A new study by the University of Liverpool into treating osteoarthritis in dogs is in need of some willing participants.

A new study by the University of Liverpool into treating osteoarthritis in dogs is in need of some willing participants.

Osteoarthritis, a debilitating disease of the joints leading to inflammation and gradual loss of cartilage, affects about 20 per cent of dogs over the age of one. Osteoarthritis, which can result in severe pain and lameness, is incurable but can be managed through a combination of medication, altered nutrition and exercise.

Now veterinary scientists at the University of Liverpool are undertaking a large scale study to compare the effects of two common licensed treatments for osteoarthritis in dogs.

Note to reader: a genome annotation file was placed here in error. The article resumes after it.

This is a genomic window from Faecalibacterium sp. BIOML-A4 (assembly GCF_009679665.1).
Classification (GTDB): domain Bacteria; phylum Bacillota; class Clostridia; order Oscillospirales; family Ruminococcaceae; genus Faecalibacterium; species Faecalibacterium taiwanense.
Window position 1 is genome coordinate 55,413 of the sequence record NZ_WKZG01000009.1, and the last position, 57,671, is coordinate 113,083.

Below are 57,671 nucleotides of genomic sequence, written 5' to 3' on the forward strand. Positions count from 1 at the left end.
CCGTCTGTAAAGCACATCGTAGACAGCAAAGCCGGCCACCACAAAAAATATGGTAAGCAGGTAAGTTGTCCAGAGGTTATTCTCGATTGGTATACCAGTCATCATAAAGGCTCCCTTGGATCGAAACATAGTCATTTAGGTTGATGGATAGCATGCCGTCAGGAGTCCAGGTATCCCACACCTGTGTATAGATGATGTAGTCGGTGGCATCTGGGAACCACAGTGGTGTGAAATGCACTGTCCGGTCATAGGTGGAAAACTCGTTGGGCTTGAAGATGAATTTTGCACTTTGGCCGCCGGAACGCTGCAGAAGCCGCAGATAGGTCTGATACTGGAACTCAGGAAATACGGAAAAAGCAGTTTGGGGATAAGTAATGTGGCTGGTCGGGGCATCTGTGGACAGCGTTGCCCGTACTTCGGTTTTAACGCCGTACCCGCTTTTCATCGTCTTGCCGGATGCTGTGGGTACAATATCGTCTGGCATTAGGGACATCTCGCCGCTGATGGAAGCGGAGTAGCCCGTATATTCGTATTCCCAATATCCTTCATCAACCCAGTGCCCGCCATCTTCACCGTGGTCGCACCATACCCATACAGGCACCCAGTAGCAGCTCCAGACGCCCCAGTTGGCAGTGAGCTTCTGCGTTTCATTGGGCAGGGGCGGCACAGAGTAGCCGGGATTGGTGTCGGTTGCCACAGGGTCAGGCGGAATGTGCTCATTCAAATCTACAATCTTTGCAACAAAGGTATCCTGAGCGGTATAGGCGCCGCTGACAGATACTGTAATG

The study requires dogs who are older than one year, weigh more than 10kg and have either been diagnosed with arthritis by their vet or whose owners believe they are suffering from arthritis.  Signs that dogs might be suffering from osteoarthritis include stiffness or a limp after rest, reluctance to go for walks, or slowing down while on walks or a noticeable limp. 

Ben Walton, from the university’s Small Animal Teaching Hospital, said: “We need around 100 dogs for this study, which will be examining the effectiveness of two well-known treatments for canine osteoarthritis. The dogs will take part for a 12-week period, and during this time medication will be dispensed at no charge to the owner.  The dog will need to visit the University of Liverpool’s Small Animal Teaching Hospital at Leahurst on the Wirral four times during the 12 weeks for an evaluation by an orthopaedic vet. The risk of side effects from the medication is low.”

If you are interested in taking part in the study, contact Ben Walton on 0151 795 6329 or email ben.walton@liv.ac.uk

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